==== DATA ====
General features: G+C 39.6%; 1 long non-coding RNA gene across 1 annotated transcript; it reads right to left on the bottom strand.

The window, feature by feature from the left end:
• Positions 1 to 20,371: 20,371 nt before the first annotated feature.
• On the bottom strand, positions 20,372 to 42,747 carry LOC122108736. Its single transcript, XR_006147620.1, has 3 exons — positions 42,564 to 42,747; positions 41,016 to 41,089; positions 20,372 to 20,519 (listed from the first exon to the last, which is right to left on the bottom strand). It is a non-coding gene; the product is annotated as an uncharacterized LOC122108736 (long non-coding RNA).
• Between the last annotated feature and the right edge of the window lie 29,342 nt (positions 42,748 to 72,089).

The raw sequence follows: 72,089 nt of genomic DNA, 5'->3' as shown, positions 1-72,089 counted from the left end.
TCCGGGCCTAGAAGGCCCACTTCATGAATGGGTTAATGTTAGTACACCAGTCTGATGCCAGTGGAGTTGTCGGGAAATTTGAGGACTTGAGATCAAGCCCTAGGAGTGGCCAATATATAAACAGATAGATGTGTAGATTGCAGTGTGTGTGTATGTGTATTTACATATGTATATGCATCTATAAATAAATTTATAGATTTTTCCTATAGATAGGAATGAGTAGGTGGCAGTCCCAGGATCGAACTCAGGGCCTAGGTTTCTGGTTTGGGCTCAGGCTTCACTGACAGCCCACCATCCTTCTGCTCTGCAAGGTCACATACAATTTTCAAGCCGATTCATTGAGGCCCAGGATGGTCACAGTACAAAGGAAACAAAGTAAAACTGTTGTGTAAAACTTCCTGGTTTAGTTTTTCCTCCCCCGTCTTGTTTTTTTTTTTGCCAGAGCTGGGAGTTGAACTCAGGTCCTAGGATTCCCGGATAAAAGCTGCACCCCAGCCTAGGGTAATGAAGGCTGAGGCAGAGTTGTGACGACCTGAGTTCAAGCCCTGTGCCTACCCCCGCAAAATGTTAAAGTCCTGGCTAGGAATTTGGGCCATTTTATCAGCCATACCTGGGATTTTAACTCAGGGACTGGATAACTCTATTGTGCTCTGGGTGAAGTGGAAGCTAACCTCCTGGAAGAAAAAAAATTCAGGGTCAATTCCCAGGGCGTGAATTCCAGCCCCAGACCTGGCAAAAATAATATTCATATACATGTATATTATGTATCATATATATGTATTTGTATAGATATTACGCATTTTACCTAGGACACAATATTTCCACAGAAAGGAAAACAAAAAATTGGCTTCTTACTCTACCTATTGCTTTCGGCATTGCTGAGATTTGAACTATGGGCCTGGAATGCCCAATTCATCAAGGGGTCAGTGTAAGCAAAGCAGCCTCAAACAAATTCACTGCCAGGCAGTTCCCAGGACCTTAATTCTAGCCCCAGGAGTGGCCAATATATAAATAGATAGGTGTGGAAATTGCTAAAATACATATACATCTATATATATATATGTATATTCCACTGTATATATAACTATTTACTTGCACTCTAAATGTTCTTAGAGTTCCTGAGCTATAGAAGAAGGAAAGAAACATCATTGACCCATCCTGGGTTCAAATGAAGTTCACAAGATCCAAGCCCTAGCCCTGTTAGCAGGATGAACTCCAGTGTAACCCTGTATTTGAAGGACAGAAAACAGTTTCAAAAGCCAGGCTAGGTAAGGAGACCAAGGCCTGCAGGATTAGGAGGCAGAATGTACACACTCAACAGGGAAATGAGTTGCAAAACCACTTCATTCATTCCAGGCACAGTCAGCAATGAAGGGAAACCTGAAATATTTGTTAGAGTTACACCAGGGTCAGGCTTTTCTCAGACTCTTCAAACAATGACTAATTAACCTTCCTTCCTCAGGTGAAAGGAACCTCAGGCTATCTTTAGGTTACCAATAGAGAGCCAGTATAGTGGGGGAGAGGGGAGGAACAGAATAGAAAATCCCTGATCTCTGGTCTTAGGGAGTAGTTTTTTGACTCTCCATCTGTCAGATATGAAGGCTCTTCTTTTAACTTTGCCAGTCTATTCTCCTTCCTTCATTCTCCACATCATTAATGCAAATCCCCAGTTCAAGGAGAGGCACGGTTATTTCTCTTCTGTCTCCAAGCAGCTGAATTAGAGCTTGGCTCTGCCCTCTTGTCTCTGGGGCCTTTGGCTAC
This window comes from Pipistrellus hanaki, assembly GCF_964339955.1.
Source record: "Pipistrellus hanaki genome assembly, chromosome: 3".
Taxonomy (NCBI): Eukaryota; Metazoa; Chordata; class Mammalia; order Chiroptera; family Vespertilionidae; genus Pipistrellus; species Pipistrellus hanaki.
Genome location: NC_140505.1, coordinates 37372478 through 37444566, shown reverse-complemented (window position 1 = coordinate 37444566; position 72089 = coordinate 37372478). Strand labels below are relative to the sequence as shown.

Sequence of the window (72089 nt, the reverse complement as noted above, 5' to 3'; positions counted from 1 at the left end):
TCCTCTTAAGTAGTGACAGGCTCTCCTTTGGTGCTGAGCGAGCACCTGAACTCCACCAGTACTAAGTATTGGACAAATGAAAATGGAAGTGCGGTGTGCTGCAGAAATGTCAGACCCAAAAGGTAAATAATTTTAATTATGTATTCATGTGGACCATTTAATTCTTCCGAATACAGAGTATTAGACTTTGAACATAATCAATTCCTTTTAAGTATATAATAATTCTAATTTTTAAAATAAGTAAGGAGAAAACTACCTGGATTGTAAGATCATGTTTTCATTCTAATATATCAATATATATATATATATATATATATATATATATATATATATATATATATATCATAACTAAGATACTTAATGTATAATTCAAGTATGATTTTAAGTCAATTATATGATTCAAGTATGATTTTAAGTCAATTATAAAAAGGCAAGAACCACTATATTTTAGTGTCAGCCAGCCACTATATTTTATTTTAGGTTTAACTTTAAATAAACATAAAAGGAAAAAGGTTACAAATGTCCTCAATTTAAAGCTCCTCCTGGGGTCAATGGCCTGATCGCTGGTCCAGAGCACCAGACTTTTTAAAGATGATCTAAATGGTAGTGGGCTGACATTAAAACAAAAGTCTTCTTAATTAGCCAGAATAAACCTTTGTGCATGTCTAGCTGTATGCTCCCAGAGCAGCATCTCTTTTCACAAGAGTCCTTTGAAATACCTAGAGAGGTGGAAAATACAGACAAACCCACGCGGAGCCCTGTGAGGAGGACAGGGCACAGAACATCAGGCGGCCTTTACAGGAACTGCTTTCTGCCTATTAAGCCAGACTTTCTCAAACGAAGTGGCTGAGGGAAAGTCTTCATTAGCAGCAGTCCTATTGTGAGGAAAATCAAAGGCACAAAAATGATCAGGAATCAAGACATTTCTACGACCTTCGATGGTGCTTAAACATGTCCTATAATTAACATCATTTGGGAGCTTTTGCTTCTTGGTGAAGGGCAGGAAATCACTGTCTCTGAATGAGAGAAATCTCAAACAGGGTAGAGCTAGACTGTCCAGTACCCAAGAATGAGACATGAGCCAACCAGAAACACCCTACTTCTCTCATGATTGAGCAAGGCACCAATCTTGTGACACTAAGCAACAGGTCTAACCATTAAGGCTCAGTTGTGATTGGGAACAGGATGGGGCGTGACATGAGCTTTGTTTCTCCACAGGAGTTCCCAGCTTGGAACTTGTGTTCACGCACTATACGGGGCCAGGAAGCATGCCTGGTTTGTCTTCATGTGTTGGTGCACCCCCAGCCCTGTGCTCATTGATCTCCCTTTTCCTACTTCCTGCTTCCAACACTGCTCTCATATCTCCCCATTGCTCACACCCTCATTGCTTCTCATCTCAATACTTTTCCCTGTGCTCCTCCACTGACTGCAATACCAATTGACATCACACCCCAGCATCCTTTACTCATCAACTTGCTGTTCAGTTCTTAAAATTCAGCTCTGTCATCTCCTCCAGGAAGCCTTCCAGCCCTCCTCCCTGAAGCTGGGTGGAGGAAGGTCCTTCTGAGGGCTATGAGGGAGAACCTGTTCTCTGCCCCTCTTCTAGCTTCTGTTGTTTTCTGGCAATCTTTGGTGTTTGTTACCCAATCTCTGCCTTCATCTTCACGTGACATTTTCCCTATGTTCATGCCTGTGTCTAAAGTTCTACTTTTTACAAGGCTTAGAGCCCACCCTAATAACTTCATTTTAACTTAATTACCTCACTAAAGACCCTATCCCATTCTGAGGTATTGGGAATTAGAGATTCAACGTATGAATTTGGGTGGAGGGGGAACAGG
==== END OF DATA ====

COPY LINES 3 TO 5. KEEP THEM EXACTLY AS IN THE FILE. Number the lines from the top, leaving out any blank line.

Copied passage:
• Positions 1 to 20,371: 20,371 nt before the first annotated feature.
• On the bottom strand, positions 20,372 to 42,747 carry LOC122108736. Its single transcript, XR_006147620.1, has 3 exons — positions 42,564 to 42,747; positions 41,016 to 41,089; positions 20,372 to 20,519 (listed from the first exon to the last, which is right to left on the bottom strand). It is a non-coding gene; the product is annotated as an uncharacterized LOC122108736 (long non-coding RNA).
• Between the last annotated feature and the right edge of the window lie 29,342 nt (positions 42,748 to 72,089).